- Series: MIT Press
- Hardcover: 1312 pages
- Publisher: The MIT Press; 3rd edition (July 31, 2009)
- Language: English
- ISBN-10: 0262033844
- ISBN-13: 978-0262033848
- Product Dimensions: 8 x 1.8 x 9 inches
- Shipping Weight: 4.7 pounds (View shipping rates and policies)
- Average Customer Review: 580 customer reviews
- Amazon Best Sellers Rank: #8,313 in Books (See Top 100 in Books)
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Introduction to Algorithms, 3rd Edition (MIT Press) 3rd Edition
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As an educator and researcher in the field of algorithms for over two decades, I can unequivocally say that the Cormen et al book is the best textbook that I have ever seen on this subject. It offers an incisive, encyclopedic, and modern treatment of algorithms, and our department will continue to use it for teaching at both the graduate and undergraduate levels, as well as a reliable research reference.(Gabriel Robins, Department of Computer Science, University of Virginia)
Introduction to Algorithms, the 'bible' of the field, is a comprehensive textbook covering the full spectrum of modern algorithms: from the fastest algorithms and data structures to polynomial-time algorithms for seemingly intractable problems, from classical algorithms in graph theory to special algorithms for string matching, computational geometry, and number theory. The revised third edition notably adds a chapter on van Emde Boas trees, one of the most useful data structures, and on multithreaded algorithms, a topic of increasing importance.(Daniel Spielman, Department of Computer Science, Yale University)
About the Author
Thomas H. Cormen is Professor of Computer Science and former Director of the Institute for Writing and Rhetoric at Dartmouth College. He is the coauthor (with Charles E. Leiserson, Ronald L. Rivest, and Clifford Stein) of the leading textbook on computer algorithms, Introduction to Algorithms (third edition, MIT Press, 2009).
Top customer reviews
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I recall struggling with the subject matter, despite having worked with computers since childhood and completing the requisite high-school mathematics courses. The approach taken by the authors is fairly direct; there is little hand-holding, although there are 100 pages of appendices covering pre-requisites.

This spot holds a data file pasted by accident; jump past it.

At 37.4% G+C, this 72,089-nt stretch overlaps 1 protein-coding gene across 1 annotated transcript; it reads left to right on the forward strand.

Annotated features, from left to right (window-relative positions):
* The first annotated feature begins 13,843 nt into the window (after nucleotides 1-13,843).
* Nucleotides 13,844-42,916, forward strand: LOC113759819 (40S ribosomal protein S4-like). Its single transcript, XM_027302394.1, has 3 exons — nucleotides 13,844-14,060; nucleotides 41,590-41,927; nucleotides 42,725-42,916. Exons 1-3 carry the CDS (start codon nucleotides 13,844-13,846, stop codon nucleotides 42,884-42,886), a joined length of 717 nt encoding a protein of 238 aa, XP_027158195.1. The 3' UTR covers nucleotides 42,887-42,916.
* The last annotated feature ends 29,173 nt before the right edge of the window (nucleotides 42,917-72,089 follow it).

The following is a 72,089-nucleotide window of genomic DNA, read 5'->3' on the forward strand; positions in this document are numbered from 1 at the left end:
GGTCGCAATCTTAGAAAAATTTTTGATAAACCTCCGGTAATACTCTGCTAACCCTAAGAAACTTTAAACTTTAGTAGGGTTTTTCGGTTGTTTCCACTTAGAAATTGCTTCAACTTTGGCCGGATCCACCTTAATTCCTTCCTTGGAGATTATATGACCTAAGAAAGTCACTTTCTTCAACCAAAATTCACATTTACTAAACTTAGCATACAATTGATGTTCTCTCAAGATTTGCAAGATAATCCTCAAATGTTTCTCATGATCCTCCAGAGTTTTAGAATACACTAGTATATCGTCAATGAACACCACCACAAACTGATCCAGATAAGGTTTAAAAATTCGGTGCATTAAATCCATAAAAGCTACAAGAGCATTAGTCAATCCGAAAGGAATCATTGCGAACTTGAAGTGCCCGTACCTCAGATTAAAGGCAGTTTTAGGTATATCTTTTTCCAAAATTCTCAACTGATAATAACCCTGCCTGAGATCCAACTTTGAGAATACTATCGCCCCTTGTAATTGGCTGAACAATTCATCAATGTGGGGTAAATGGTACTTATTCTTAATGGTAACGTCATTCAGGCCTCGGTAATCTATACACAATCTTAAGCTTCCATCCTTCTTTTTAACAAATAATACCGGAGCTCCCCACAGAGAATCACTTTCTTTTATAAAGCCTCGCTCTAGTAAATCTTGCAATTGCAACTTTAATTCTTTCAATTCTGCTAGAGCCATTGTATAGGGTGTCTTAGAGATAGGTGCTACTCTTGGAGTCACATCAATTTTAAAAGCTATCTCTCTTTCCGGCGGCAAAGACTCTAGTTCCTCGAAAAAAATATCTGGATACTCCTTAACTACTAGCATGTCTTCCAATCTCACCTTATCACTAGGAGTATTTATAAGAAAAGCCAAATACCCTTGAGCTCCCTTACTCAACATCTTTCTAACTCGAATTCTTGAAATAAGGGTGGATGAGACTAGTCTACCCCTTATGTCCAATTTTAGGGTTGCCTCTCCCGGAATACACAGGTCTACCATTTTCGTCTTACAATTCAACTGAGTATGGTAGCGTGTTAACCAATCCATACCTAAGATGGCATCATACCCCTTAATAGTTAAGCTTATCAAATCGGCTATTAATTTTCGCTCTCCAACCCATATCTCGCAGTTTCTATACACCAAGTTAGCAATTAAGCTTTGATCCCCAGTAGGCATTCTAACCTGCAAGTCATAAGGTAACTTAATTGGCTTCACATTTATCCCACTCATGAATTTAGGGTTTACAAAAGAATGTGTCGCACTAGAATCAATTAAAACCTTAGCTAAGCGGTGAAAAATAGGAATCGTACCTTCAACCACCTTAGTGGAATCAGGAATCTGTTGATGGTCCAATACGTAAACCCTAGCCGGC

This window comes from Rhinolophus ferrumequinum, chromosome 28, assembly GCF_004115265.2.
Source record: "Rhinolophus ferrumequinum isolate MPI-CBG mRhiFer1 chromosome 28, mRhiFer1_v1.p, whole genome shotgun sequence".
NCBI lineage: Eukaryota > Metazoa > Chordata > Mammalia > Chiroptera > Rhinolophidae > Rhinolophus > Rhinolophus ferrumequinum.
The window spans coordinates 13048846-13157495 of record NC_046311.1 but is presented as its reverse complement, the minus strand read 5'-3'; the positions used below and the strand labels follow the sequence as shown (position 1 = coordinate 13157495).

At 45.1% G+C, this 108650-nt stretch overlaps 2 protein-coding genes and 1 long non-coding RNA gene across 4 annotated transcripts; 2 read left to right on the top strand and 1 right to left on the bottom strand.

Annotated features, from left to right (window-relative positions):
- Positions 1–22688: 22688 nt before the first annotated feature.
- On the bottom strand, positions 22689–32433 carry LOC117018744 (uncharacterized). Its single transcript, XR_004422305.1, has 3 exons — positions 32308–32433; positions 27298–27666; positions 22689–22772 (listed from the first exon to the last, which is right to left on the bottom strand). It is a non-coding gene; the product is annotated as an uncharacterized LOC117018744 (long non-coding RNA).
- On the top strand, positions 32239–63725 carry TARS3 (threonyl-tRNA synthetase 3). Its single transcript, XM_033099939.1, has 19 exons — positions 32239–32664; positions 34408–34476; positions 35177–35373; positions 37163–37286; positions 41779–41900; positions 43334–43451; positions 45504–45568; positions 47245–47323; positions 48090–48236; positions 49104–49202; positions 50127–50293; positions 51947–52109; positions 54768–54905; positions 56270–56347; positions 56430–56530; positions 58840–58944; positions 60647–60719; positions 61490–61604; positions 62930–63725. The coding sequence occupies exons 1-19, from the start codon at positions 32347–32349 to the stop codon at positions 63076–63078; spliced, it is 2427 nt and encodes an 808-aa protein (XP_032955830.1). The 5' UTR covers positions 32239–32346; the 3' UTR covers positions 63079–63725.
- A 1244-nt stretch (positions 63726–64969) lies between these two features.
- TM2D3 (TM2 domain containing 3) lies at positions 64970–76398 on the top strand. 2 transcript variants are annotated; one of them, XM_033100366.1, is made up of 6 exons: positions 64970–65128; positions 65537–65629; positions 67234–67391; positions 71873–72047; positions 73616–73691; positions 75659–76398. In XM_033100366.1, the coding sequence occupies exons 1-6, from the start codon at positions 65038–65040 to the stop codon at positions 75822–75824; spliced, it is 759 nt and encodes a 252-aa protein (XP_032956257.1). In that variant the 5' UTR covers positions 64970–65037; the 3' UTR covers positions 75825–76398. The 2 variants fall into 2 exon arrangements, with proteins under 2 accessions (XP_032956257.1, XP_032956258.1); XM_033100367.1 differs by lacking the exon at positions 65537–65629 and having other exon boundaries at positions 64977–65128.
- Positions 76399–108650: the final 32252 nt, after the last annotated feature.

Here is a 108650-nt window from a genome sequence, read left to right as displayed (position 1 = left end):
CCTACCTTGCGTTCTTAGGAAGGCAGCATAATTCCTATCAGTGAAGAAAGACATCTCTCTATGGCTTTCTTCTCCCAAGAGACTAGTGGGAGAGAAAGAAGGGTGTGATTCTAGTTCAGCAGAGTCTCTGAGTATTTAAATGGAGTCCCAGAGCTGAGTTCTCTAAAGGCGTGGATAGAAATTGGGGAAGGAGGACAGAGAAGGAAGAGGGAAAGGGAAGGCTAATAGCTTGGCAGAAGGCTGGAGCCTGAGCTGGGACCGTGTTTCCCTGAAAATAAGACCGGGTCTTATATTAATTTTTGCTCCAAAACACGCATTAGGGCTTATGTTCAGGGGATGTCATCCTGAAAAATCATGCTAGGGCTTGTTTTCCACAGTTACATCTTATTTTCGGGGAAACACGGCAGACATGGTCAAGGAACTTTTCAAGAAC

I had my moments of wanting to hurl it across the room, but it remained amongst the few texts I held onto, thinking it might be useful or enlightening in the future, relative to the burden of lugging it around. I've since upgraded from the 2nd edition to the 3rd, and occasionally pick it up, read a few sections or a chapter and complete some exercises.
Each topic in the book is covered in the same way:
- Explanation of problem or concept.
- Example(s) and/or diagram(s)
- Mathematical proofs, where applicable.
- Problem set
Tip: Concrete Mathematics by Knuth is good primer, establishing the specific discrete and continuous mathematical techniques underpinning the algorithms, and filling several knowledge gaps. Also, Cormen has published a more approachable version of this text ("Algorithms Unlocked") which which be more appropriate to some.
None of the solutions to the exercises are provided in the book, but a few are available at the books website: mitpress.mit.edu/books/introduction-algorithms.
That said, the "Kindle version" is everything a Kindle version should not be. First, even on my phone or on my Mac, page size and count don't adapt to my screen size and zoom, so it is just like a big PDF... except for the second (and most important) point: IT IS NOT EVEN COMPATIBLE WITH ACTUAL KINDLE. That means, your Kindle won't even let you download it... so actually this is even worse than a PDF document.
Without these problems, the price would be more than fair... but the way it is now, I feel like I was robbed.
My only complaint is that the binding has completely stated disintegrating after only 9 weeks of use. All of chapters 15 and 16 are completely falling out of my copy (and this is getting worse). Very disappointing as I plan on using it for a long time.
There are tons of other algorithm textbooks out there but don't let the other ones fool you; this is the omnibus and the leader. I've read others (Skiena, Algorithms in a Nutshell) and although they are for different audiences, I'd still recommend CLRS in every case.
Don't be fooled by the Intro in the title. It is pretty math heavy and works a lot with proofs. Most of them are explained well but sometimes they need to be read a few times because they are just more difficult material.
Either way, get this book if you want to learn algorithms. I'd eat a rock if you read it and it didn't help you significantly in understanding algorithms.
For those who have been in the field for a while, owning this book also has nostalgia value. It's like owning a NES Classic. You know you'll only play that thing once in a while. But having it just brings back good memories. So, enjoy having this hard covered edition on your shelf. It'll bring a smile to your face.